• http://www.binarybits.org/ Tim

    Nabil,

    I certainly don’t blame big software companies for their defensive patenting practices. I would probably do likewise in their shoes. But what I’m interested in is the policy question of whether patents are good for innovation in the software industry. The contention that Patrick Ross seems to be making–that SAP needs software patents to prevent competitors from imitating them–seems to me to profoundly misunderstand the nature of competition and innovation in a free market.

    And when I say “that’s the way it goes in most other industries,” I didn’t mean to say that there are no patents in those industries. My point was that in most industries, companies don’t expect the law to give them ways to prevent their competitors from imitating them. Yet that appears to be precisely what SAP is arguing for in the quote above.

  • http://www.binarybits.org/ Tim

    Nabil,

    I certainly don’t blame big software companies for their defensive patenting practices. I would probably do likewise in their shoes. But what I’m interested in is the policy question of whether patents are good for innovation in the software industry. The contention that Patrick Ross seems to be making–that SAP needs software patents to prevent competitors from imitating them–seems to me to profoundly misunderstand the nature of competition and innovation in a free market.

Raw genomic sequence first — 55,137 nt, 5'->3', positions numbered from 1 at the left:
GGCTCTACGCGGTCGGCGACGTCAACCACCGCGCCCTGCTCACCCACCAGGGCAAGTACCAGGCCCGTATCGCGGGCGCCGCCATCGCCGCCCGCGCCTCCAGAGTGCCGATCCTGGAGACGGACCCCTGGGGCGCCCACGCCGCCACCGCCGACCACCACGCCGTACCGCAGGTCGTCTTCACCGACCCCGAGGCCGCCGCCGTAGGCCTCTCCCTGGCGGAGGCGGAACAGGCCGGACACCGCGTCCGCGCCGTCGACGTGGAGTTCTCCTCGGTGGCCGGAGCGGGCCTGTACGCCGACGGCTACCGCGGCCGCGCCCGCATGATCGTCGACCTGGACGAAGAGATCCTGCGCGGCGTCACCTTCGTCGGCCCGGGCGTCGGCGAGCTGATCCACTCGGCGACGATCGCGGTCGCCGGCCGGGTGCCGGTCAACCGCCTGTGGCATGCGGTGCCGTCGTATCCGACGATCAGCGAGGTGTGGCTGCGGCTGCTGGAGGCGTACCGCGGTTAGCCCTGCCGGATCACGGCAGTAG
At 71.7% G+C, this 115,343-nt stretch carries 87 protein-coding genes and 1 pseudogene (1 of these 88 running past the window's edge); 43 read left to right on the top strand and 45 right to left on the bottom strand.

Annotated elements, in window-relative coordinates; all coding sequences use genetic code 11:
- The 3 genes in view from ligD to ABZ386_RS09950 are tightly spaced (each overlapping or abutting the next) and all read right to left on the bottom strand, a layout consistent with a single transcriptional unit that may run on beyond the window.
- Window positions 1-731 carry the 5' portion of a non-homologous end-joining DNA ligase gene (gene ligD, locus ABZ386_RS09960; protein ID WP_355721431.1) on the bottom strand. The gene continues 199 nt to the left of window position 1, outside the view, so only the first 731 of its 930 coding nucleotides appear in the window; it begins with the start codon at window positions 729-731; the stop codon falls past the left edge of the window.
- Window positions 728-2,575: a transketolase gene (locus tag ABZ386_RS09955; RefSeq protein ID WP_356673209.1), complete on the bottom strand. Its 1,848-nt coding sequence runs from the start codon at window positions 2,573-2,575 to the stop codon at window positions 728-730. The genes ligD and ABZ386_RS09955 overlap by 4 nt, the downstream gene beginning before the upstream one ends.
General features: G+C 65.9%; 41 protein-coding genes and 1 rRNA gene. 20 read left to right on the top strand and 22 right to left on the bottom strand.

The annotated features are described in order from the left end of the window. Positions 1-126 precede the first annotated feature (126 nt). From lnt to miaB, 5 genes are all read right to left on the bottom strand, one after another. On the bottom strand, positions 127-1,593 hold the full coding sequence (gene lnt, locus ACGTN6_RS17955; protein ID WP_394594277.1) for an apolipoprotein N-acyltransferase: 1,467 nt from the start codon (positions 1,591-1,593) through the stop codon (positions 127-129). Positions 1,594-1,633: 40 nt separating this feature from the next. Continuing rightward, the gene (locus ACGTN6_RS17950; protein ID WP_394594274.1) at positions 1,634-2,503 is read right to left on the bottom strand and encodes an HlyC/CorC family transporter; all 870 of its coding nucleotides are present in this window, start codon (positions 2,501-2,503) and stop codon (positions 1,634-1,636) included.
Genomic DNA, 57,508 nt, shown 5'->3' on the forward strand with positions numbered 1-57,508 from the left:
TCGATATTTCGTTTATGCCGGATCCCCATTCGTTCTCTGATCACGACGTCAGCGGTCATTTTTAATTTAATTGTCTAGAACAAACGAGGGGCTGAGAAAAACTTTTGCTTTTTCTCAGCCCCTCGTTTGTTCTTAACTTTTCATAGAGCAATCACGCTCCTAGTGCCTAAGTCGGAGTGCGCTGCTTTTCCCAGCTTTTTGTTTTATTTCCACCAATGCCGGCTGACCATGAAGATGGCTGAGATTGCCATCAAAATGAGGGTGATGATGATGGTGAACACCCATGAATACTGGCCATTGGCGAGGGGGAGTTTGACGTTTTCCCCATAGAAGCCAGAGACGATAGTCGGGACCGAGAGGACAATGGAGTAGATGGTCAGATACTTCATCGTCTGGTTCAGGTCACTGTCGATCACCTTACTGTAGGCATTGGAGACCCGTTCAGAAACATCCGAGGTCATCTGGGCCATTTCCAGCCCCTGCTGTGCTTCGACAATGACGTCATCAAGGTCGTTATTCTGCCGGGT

And when I say “that’s the way it goes in most other industries,” I didn’t mean to say that there are no patents in those industries. My point was that in most industries, companies don’t expect the law to give them ways to prevent their competitors from imitating them. Yet that appears to be precisely what SAP is arguing for in the quote above.

  • Geoff

    There’s as big a flaw in your reasoning that competition is good as there is that software patents stifle competition.

    As you point out:
    “Competition is cutthroat, and businesses who stop innovating shrivel up and die.”

    What about a small start-up software company who make their great new piece of software and try to sell it, only to have some big player (Microsoft, say) copy the ideas and then integrate them for free in their existing products? This is great for the consumer (so long as the consumer wants nothing more than cheap products) but the bigger, badder, corporation can quite easily kill the smaller competition. Microsoft have been doing this for years and despite numerous attempts to have them done for anti-competitive behaviour, they’ve hardly been scratched by the law suits. A completely free-market is never going to be the solution.

    In truth, patents ARE anti-competitive. This is widely recognised. Nevertheless, patents have existed in all fields of technology for several centuries and have enabled the ideas people to get a head start in using their ideas before everyone copies them. This is their reward, and I see no reason why such people shouldn’t be rewarded. Yet patents can also be damaging, so a balance must always be found between their inherently anti-competitive nature and the reward that is given to the inventor.